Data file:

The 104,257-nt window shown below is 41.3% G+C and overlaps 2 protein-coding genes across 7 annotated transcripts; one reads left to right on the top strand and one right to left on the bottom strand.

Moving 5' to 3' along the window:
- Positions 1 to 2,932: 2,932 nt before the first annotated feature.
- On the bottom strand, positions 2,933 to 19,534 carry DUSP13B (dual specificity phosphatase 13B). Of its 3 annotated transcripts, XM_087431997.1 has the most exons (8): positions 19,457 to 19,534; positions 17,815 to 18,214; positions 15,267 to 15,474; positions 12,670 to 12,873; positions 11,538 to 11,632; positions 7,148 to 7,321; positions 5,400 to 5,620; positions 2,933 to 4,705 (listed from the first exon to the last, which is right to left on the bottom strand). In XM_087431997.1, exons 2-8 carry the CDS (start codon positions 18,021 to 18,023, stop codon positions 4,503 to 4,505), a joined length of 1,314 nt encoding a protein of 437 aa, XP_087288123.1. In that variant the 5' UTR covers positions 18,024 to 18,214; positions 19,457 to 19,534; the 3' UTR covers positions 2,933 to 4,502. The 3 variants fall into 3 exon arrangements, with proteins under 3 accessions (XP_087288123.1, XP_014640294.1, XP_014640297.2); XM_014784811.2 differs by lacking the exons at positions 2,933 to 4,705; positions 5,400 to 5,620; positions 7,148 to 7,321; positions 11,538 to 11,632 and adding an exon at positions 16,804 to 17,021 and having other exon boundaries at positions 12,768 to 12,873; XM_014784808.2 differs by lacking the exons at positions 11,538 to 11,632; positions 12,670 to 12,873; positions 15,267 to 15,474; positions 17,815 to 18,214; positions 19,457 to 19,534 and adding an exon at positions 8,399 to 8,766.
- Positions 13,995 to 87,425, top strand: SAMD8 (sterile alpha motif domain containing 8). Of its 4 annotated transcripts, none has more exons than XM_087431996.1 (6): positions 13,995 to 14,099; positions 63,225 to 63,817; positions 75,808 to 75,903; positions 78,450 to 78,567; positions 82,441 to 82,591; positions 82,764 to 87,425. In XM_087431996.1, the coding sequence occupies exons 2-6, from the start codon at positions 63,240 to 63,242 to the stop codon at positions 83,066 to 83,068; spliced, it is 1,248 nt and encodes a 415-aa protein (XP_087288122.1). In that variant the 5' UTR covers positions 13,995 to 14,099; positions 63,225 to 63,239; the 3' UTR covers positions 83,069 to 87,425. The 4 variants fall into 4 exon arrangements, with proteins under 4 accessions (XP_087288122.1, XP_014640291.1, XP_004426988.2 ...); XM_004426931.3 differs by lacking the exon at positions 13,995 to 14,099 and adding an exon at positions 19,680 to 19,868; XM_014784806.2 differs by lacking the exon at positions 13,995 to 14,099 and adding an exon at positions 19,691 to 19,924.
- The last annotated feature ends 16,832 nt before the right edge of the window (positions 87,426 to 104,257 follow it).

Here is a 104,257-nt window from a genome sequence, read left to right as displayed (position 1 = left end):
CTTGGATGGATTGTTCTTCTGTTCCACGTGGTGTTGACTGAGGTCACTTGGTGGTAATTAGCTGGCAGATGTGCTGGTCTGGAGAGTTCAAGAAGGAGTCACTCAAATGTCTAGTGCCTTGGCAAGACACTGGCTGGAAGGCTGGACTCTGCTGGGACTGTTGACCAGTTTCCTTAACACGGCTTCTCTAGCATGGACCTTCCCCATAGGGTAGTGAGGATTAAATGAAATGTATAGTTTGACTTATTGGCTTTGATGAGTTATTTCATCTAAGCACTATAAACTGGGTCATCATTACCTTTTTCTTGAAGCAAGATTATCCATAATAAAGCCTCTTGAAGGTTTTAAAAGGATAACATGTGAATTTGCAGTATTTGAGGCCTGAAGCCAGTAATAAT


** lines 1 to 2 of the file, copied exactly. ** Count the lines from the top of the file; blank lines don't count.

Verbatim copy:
The 104,257-nt window shown below is 41.3% G+C and overlaps 2 protein-coding genes across 7 annotated transcripts; one reads left to right on the top strand and one right to left on the bottom strand.

Moving 5' to 3' along the window: